As one of the leaders of a bid to bring an MLS expansion club to St. Louis, Jim Kavanaugh is expressing confidence in the effort.
Kavanaugh, the CEO of World Wide Technology, is one of the key people behind St. Louis’s MLS bid, along with Carolyn Kindle Betz and other members of Enterprise Holding’s Taylor family. The group’s pitch is centered around a proposal for a new downtown soccer-specific stadium at a site west of Union Station, renderings for which were just recently released.
The group’s effort has made St. Louis one of the strongest contenders for an MLS expansion slot, but there are still plenty of areas that need to be addressed for the bid to be successful. Among those are funding for the stadium project, as well as corporate support–particularly in the form of a stadium naming-rights partnership and jersey sponsorship.
While acknowledging that the group has plenty of work remaining, Kavanaugh sounded confident during a recent interview, even saying that he did not “see any major impediments that will blow this up.” More from St. Louis Public Radio:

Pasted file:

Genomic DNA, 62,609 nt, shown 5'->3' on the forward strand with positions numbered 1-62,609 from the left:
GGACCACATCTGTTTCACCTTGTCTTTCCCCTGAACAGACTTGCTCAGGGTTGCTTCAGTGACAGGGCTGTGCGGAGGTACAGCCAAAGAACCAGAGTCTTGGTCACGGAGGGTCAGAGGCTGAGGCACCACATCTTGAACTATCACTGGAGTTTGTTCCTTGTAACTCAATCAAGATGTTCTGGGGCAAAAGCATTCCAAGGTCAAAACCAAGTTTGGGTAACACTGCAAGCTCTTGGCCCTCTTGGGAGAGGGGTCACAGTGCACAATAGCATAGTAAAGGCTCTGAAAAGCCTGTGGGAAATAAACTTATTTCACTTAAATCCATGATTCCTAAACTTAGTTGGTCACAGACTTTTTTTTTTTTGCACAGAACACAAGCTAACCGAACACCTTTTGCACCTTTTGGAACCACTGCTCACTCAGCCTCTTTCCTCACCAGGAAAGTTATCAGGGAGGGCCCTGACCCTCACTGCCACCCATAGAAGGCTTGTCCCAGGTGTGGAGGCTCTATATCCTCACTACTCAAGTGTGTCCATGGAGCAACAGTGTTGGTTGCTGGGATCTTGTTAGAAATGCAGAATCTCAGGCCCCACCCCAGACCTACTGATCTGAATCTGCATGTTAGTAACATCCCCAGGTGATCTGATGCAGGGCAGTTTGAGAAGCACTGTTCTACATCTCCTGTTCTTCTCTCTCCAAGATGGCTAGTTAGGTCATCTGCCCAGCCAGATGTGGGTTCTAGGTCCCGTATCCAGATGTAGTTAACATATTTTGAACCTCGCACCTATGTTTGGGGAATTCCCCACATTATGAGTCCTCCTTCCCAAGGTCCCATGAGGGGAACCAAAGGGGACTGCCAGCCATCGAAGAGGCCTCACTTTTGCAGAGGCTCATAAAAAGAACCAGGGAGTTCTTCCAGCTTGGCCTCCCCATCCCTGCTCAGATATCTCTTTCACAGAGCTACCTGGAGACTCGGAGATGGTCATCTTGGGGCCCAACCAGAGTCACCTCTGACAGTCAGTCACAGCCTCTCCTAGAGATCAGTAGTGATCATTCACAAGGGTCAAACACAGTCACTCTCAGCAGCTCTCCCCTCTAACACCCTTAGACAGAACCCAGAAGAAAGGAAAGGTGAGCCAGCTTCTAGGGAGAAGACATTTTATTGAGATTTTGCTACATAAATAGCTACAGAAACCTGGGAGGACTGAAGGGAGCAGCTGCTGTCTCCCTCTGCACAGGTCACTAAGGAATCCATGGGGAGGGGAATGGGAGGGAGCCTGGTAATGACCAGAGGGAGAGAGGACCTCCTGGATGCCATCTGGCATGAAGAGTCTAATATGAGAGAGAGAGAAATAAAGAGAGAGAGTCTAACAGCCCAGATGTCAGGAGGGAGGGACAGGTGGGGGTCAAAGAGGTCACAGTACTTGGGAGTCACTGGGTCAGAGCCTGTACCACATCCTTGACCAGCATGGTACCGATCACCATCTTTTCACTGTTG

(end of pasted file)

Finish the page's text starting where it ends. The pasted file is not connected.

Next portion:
“I don’t see any major impediments that will blow this up. We still have details to work through that we need to make sure that we do the right amount of due diligence going through this, and we need to do it quickly,” he said.
Kavanaugh added that the group will present a formal plan to the MLS expansion committee within the next four to six weeks, including key details that finalize the land deal and corporate sponsorships for the stadium as well as the team’s jerseys. While he said he could not release the name of potential sponsors, he added that the group held a lunch with just under 30 CEOs when MLS Commissioner Don Garber visited St. Louis last month….
At one point, a key part of the plan included an expansion of the city’s Port Authority District, which would have allowed for a 1% sales tax on particular development projects. But earlier this month, the Board of Aldermen did not consider the measure.
“On one hand, it almost seemed like that potentially could really derail everything that we’re doing, and that’s not the case,” he said. “You know, I think that would have been a nice thing if they were able to do that, and I think there’s a chance maybe they still figure that out.”
Resolving the aforementioned issues relating to stadium funding and corporate backing are vital to the city’s expansion hopes, and backers of the MLS bid will surely want to pin them down sooner rather than later. The current St. Louis MLS push has put together a solid case so far, however, and league officials have spoken highly of the market in recent years. This effort has also revived St. Louis’s MLS hopes, which seemingly stalled in April 2017, when city voters rejected a proposed public funding contribution to a stadium plan that was included in a previous bid.
Rendering courtesy HOK and Snow Kreilich Architects.
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